- Evaporated & Condensed Milk
- Powdered Milk
- Pressure Canning Milk
The least time consuming method for storing milk long term. You can freeze milk for up to 3 months. Defrost either by leaving it in the fridge or placing it in a bowl of water. Once defrosted, assuming it’s texture is ok (i.e. not lumpy), consume the milk within a few days of opening.
Freezing and defrosting milk can change its taste as well as its texture but it won't have any adverse effect on its nutritional value. Just remember that you’ll be relying on a power supply so there is always a chance that your store could be lost due to spoiling.
Evaporated milk is milk that is dehydrated until 60% of its water content has been removed, or more precisely evaporated. Following this, the milk is chilled, packaged in cans and heat-sterilized at a high temperature, all the while, maintaining the milk's nutritional value. The result is a much thicker consistency and a slightly darker colour.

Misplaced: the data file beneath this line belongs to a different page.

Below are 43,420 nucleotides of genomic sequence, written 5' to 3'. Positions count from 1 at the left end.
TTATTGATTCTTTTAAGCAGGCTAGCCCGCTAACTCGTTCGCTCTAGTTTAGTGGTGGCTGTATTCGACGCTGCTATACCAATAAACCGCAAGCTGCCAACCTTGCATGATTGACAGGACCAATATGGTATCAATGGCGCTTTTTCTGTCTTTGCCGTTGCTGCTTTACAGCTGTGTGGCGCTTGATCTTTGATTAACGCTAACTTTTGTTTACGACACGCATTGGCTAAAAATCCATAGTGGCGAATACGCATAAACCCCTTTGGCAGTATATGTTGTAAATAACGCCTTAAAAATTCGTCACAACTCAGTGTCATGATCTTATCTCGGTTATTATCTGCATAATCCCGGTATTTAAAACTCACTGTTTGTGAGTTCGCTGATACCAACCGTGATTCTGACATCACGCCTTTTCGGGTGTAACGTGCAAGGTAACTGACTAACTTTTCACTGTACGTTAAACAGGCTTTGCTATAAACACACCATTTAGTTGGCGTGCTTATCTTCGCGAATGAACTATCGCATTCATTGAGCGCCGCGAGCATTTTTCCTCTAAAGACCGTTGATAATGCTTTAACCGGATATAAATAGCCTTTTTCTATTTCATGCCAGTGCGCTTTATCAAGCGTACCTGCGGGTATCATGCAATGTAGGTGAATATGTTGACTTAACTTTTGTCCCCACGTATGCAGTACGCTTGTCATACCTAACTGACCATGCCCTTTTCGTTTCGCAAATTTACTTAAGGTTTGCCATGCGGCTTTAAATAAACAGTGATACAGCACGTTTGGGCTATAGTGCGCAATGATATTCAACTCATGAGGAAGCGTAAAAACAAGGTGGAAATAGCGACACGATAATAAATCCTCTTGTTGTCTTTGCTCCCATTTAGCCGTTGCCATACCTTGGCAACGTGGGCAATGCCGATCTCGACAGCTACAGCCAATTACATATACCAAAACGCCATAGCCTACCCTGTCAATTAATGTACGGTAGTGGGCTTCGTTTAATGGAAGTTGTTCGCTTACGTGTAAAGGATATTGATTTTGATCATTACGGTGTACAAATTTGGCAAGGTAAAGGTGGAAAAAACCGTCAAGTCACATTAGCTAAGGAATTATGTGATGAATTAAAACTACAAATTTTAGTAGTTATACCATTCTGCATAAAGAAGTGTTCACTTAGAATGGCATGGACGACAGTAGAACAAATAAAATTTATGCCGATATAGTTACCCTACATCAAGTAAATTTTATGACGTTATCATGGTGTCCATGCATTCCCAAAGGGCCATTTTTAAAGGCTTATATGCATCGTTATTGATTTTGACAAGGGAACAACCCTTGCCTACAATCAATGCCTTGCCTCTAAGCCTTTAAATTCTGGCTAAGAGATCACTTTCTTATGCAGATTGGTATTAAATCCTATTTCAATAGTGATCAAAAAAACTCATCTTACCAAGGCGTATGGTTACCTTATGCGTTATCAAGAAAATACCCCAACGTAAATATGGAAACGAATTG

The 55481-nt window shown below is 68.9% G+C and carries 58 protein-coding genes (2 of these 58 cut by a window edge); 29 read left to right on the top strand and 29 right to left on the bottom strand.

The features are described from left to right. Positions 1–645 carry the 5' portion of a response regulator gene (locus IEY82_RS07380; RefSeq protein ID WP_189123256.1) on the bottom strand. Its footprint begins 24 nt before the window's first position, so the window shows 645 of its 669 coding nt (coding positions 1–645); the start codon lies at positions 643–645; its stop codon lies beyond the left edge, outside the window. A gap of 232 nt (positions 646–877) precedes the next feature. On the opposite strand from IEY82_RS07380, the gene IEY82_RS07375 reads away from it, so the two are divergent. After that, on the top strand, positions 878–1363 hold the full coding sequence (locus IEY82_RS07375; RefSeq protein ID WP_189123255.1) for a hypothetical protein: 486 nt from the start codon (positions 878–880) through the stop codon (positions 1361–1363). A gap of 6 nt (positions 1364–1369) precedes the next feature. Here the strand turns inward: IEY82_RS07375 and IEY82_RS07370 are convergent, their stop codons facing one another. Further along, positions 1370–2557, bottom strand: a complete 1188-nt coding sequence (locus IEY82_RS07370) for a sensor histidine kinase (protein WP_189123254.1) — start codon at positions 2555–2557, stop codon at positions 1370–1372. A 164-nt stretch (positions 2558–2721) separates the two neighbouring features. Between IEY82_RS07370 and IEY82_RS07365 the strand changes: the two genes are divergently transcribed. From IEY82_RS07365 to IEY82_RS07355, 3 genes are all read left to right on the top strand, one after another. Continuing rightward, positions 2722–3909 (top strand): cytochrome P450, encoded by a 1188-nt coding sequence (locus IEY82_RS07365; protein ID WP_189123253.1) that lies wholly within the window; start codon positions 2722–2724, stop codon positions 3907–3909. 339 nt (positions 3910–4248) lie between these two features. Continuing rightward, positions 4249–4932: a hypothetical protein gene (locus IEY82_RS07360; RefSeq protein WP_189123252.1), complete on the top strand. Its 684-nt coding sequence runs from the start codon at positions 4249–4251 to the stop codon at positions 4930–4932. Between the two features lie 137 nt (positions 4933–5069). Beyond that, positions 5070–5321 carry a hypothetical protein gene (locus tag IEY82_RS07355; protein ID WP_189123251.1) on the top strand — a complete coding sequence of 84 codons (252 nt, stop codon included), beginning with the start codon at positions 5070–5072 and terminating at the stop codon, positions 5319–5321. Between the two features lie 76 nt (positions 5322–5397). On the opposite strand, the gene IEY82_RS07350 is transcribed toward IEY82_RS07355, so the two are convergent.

Condensed milk is the sweetened version of evaporated milk. Both are made by cooking milk at a low temperature to evaporate the water. When making condensed milk, sugar is added during this heating process until it’s dissolved.
Unopened, evaporated and condensed milk have a shelf life of between 12-24 months.
Otherwise referred to as ‘dried milk’, the clue is in the name. Powdered or dried milk is made by evaporating fresh milk until it reaches a completely dry state using one of three methods; spray drying, drum drying, freeze drying. The resulting product has a much longer shelf life with some end products lasting unopened for up to 20 years and so proving to be a great solution for long-term milk storage. Given the lack of moisture, the extra bonus of powdered milk is that it does not need refrigeration. It can be used in more recipes that you probably realise.
Many experts will suggest using Non-Fat or Fat-Free milk for best results since milk fat is not stable, whilst advising against the use of raw or unpasteurized milk. Nothing is added during the drying process, it’s only the moisture that is lost, the slow heat from the drying does not destroy any of the vital vitamins and minerals in the milk and so retains the milk's nutritional value.